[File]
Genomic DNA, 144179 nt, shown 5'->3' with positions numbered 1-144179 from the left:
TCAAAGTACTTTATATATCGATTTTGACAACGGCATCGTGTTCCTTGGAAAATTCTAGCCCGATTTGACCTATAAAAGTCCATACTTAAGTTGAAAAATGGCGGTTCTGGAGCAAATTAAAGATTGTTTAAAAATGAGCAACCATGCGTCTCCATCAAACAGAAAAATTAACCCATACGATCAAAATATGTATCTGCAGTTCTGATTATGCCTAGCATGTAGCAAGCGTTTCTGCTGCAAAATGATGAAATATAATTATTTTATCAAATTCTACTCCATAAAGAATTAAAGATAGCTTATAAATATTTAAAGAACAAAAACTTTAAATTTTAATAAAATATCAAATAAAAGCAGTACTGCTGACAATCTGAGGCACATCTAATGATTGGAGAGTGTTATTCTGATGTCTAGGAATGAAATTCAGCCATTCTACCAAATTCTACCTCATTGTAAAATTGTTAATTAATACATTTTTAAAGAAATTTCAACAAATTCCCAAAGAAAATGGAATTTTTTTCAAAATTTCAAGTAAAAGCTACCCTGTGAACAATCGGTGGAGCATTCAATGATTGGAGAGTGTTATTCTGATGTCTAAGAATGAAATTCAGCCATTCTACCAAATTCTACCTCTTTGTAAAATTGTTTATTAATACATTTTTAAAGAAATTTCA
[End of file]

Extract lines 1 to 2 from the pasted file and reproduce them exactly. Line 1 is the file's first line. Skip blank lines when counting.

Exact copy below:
Genomic DNA, 144179 nt, shown 5'->3' with positions numbered 1-144179 from the left:
TCAAAGTACTTTATATATCGATTTTGACAACGGCATCGTGTTCCTTGGAAAATTCTAGCCCGATTTGACCTATAAAAGTCCATACTTAAGTTGAAAAATGGCGGTTCTGGAGCAAATTAAAGATTGTTTAAAAATGAGCAACCATGCGTCTCCATCAAACAGAAAAATTAACCCATACGATCAAAATATGTATCTGCAGTTCTGATTATGCCTAGCATGTAGCAAGCGTTTCTGCTGCAAAATGATGAAATATAATTATTTTATCAAATTCTACTCCATAAAGAATTAAAGATAGCTTATAAATATTTAAAGAACAAAAACTTTAAATTTTAATAAAATATCAAATAAAAGCAGTACTGCTGACAATCTGAGGCACATCTAATGATTGGAGAGTGTTATTCTGATGTCTAGGAATGAAATTCAGCCATTCTACCAAATTCTACCTCATTGTAAAATTGTTAATTAATACATTTTTAAAGAAATTTCAACAAATTCCCAAAGAAAATGGAATTTTTTTCAAAATTTCAAGTAAAAGCTACCCTGTGAACAATCGGTGGAGCATTCAATGATTGGAGAGTGTTATTCTGATGTCTAAGAATGAAATTCAGCCATTCTACCAAATTCTACCTCTTTGTAAAATTGTTTATTAATACATTTTTAAAGAAATTTCA